Tuesday, October 2, 2018

Homeschool Science Meteorology Unit: Bernoulli's Principle, Windbags, and Gross Motor Geometry

We're just finishing up a six-week study of meteorology, designed to coincide with hurricane season. It's been so fun, and SO interesting!

Our spine for this unit was the Civil Air Patrol's Air Environment curriculum, supplemented with this home weather station, the Girl Scouts of Central Texas Hurricane Relief patch program,  and, of course, lots and lots and LOTS of other books, videos, and activities.

Such as this one!

We studied Bernoulli's principle as a supplement to the Air Environment chapter on wind. Bernoulli's principle explains pressure changes in the flow of fluid, but also works with air. It's one of the main components of flight, and explains some of the mysteries around wind, such as why the roof can blow off your house in a hurricane or tornado.

But first, we play a mean trick on Will:

We have several of these Steve Spangler windbags that are specifically used for demonstrating Bernoulli's principle. To start the demo, I gave each kid a windbag and asked her to fill it with air. The thing about homeschooled kids, though, is that they're always going to some sort of hands-on museum or festival or program or workshop, and so half the time whatever you try to demonstrate, they've already done it fourteen times.

In this particular case, it seemed that Syd had played with windbags somewhere that Will hadn't, and she knew that there was a trick. Here's Will's face when Syd asked her if she wanted to be taught the trick:


I'm guessing her answer was a no...

So in this demo, Will unwittingly played the part of the rube who tries to blow up the entire windbag with only her breath--


--until she got lightheaded and had to admit defeat:


Here's her noticing that while she was huffing and puffing unsuccessfully--


Syd has managed to fill her windbag to the brim!


The trick, of course, is to use the pressure difference to fill the windbag for you. Instead of holding the opening of the bag to your mouth like a balloon, open it wide and hold it away from your mouth a bit. Blow a slow, steady stream of air into the bag. The moving air has lower pressure than the still air, but all air wants to be even, so the still air will move into that area of low pressure,  where you will trap it inside your windbag.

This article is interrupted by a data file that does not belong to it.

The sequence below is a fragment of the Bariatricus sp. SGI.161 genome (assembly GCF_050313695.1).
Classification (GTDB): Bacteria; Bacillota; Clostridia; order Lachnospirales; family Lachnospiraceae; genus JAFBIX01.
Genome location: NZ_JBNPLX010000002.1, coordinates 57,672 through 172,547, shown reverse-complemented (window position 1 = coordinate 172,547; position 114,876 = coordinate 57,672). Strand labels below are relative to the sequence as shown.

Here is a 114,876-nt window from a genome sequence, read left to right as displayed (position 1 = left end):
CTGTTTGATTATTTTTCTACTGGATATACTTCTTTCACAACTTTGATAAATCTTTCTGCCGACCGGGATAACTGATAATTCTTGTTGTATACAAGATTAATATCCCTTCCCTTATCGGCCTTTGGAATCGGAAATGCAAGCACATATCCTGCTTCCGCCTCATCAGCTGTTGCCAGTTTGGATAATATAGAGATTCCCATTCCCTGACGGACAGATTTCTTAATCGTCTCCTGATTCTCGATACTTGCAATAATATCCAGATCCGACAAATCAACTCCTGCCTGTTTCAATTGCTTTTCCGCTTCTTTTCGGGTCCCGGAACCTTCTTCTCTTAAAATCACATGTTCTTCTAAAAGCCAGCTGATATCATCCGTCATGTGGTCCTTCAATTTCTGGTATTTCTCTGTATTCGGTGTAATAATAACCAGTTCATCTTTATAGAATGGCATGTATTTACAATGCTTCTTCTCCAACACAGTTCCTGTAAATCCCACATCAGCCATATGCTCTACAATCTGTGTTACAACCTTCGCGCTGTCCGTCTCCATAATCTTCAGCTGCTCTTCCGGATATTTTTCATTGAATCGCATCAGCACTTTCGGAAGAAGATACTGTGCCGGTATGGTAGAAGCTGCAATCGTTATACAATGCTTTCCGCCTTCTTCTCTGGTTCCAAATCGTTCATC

Another word for magic is science!

As you can probably tell from the lousy quality of my photographs, it was a lousy day outside, which means that we couldn't do our next activity, gross motor geometry, out in the wide-open space where it's meant to be.

Rarely do I wish that I worked in a school environment, but we sure could have used a nice, big gymnasium for this!

The idea is that after the kids have filled several windbags (a handy way to practice their new skill!), you can challenge them to build a giant structure using the bags and rubber bands to tie the ends together. Building the largest self-supporting structure possible would be a terrific engineering activity, but since we had to work in the family room OR in the pouring rain, I challenged the kids to build geometric solids:






Building them with the proper supports to hold themselves up would be another good challenge! As it is, though, the way that they collapse leads to interesting explorations in how the shapes might be folded or otherwise manipulated.


The more room you have for this, the better, but nevertheless, I think you can see why it's such a great gross motor activity!


As you can tell, Syd, my active girl who loves hands-on and sensory projects more than anything, absolutely LOVED this demonstration. It's a helpful reminder to me that however much effort it takes to create these types of immersive activities, an engaged and joyful child is worth it.

Interested in more hands-on meteorology activities? Here are some more that were a big hit with both kids:

P.S. Syd would like you to know that if you renew your magazine subscriptions through her Girl Scout Fall Product Shop, or if you want to buy yourself some candy (or donate some to a local food bank), her whole troop earns money to do amazing things. This month's amazingness? Backpack camping in the wildnerness!

P.P.S. If you like hearing about hands-on homeschool or afterschool activities, check out my Craft Knife Facebook page. I'm always on there sharing something or other, most of it weird.

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